Pam is getting slower and slower and finally says ‘that’s it, I have had enough, I have to lie down’. As luck would have it her gasket has blown just as we pass a gap in the path side which allows us into the green field beside.
Pam gets her infrequently used sarong, that she had dreamed we would picnic on often, out of her pack and lies down on the grassy slope using her backpack as a pillow.
Finally I find my place in life, I stand above her shading her poor dizzy head with the shadow cast from my body.
I am a portable tree.
A simple existence, poorly paid yet oddly rewarding. I walk to where I am needed and stand still.
Pam takes a couple of pictures with her finger just in lens from where she lies.
Finally she feels well enough to continue and we struggle on pausing often for rest. It is a real pity she is not well for we are both fit enough now to power up the hillside instead of groaning along like day one pilgrims.
We pass the stone marking the beginning of the Gallacian territory. There is a queue of pilgrims taking photos of each other and Pam plods past barely looking.
I know we are getting close to the top at last when the riderless (other than the owner this time) horse troupe wind down the path past us. ‘Not long to go now babe’ I tell Pam. ‘Yeah Yeah, heard it all before’ is her response.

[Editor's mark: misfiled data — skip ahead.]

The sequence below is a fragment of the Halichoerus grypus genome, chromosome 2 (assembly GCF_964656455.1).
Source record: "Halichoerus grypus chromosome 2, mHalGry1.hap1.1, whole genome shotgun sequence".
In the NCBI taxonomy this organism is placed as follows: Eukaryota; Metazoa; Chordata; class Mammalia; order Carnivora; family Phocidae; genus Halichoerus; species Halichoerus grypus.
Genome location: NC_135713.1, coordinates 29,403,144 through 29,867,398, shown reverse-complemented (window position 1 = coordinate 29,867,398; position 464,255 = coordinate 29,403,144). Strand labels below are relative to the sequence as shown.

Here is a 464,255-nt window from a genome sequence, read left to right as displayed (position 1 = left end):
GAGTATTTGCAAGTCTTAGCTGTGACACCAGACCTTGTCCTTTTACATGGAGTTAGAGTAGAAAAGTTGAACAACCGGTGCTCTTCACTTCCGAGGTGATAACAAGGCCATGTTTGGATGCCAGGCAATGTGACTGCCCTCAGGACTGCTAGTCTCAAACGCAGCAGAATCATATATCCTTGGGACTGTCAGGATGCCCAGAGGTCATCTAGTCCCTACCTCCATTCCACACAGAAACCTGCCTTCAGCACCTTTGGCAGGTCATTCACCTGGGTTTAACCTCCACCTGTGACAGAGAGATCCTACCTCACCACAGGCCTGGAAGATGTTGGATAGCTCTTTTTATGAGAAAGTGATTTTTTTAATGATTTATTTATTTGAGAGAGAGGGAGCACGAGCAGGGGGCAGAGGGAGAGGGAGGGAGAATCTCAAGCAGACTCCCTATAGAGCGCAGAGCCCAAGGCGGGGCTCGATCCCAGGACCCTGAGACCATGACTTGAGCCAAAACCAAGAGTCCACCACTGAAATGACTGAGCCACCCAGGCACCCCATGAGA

Not long after we make the wall running along the last section of the climb to O Cebreiro and walk the last couple of hundred meters to town.
O Cebreiro straddles the mountain ridge with spectacular views of the valley below to the East, West and North. To the South the mountain climbs even higher, we have this to look forward to tomorrow.
We stumble through the cobblestone streets, the village is tiny and swarming with pilgrims.
We find our accommodation easily for once and after she has had a shower and a bit of a lie down Pam comes good.
The supermarket has a coin operated laundry attached and we do our washing while having something to eat, We meet some lovely Canadians Bob and Margie that we have been playing Wacky Races with for the last week.
Jo, Amr and Rosie have beaten us into town and we run into Jo later in the day and have another interesting conversation that takes us right up to dinner time.
Our dinner is in the Casa Rural where we are staying so the walk back to our bed is short.
In my dreams I am flying, soaring over mountain peaks.
Mick and Pam
4 thoughts on “Portable Tree”
Lol at the portable tree. You have found your post in life Joan!!! Mama – I thought I was up to date, but clearly not, I didn’t know about the portable tree haha. I just literally lol’d in class haha. Also, I love that naughty hell hound (although I’m sure it was very scary in real life). Those horses are beautiful. I want to be in a horse troupe (my friend Nina and I went out dancing the other night and she’s also a 6 footer with a long mane, so we were at least a horse duo). Love you both xxx
I was scared Lou Lou. Got lots of good horse photos, will save them for slide night when we are back!!!! Haha love you x x x
Yes, another entertaining entry. Sorry Pam you weren’t feeling well but lucky you had your shade with you. The photos are breathtaking. How blue is that sky! Hope the pain is worth it xxx
Thanks Narelle, I am fine … Just bunging it on:-) It was incredibly beautiful. x x